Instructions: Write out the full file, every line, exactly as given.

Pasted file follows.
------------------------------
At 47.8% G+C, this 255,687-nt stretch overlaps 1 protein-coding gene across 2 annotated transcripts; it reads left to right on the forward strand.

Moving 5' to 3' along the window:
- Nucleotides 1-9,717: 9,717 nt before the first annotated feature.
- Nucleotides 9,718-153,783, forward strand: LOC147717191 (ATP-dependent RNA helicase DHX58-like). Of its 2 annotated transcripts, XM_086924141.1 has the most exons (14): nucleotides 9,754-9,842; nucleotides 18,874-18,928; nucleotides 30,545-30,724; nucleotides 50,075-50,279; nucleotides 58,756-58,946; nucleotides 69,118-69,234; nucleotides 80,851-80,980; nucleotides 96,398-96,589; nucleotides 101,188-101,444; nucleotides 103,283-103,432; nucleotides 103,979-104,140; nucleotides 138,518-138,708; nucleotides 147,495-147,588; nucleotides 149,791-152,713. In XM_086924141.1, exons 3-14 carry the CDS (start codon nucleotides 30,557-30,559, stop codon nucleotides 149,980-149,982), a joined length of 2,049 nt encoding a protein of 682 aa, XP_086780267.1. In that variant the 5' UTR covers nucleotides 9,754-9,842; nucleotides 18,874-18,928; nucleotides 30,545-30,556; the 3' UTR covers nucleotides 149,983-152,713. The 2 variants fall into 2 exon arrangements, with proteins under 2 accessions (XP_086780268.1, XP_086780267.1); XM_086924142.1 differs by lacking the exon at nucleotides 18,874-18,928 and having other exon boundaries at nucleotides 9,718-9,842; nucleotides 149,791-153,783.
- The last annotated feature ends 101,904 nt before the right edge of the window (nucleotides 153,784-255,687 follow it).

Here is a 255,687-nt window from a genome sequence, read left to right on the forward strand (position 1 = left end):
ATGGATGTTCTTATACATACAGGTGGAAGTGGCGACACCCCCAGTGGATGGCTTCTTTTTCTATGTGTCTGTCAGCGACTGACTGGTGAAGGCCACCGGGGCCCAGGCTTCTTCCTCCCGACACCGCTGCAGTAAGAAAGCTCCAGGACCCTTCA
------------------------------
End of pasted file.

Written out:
At 47.8% G+C, this 255,687-nt stretch overlaps 1 protein-coding gene across 2 annotated transcripts; it reads left to right on the forward strand.

Moving 5' to 3' along the window:
- Nucleotides 1-9,717: 9,717 nt before the first annotated feature.
- Nucleotides 9,718-153,783, forward strand: LOC147717191 (ATP-dependent RNA helicase DHX58-like). Of its 2 annotated transcripts, XM_086924141.1 has the most exons (14): nucleotides 9,754-9,842; nucleotides 18,874-18,928; nucleotides 30,545-30,724; nucleotides 50,075-50,279; nucleotides 58,756-58,946; nucleotides 69,118-69,234; nucleotides 80,851-80,980; nucleotides 96,398-96,589; nucleotides 101,188-101,444; nucleotides 103,283-103,432; nucleotides 103,979-104,140; nucleotides 138,518-138,708; nucleotides 147,495-147,588; nucleotides 149,791-152,713. In XM_086924141.1, exons 3-14 carry the CDS (start codon nucleotides 30,557-30,559, stop codon nucleotides 149,980-149,982), a joined length of 2,049 nt encoding a protein of 682 aa, XP_086780267.1. In that variant the 5' UTR covers nucleotides 9,754-9,842; nucleotides 18,874-18,928; nucleotides 30,545-30,556; the 3' UTR covers nucleotides 149,983-152,713. The 2 variants fall into 2 exon arrangements, with proteins under 2 accessions (XP_086780268.1, XP_086780267.1); XM_086924142.1 differs by lacking the exon at nucleotides 18,874-18,928 and having other exon boundaries at nucleotides 9,718-9,842; nucleotides 149,791-153,783.
- The last annotated feature ends 101,904 nt before the right edge of the window (nucleotides 153,784-255,687 follow it).

Here is a 255,687-nt window from a genome sequence, read left to right on the forward strand (position 1 = left end):
ATGGATGTTCTTATACATACAGGTGGAAGTGGCGACACCCCCAGTGGATGGCTTCTTTTTCTATGTGTCTGTCAGCGACTGACTGGTGAAGGCCACCGGGGCCCAGGCTTCTTCCTCCCGACACCGCTGCAGTAAGAAAGCTCCAGGACCCTTCA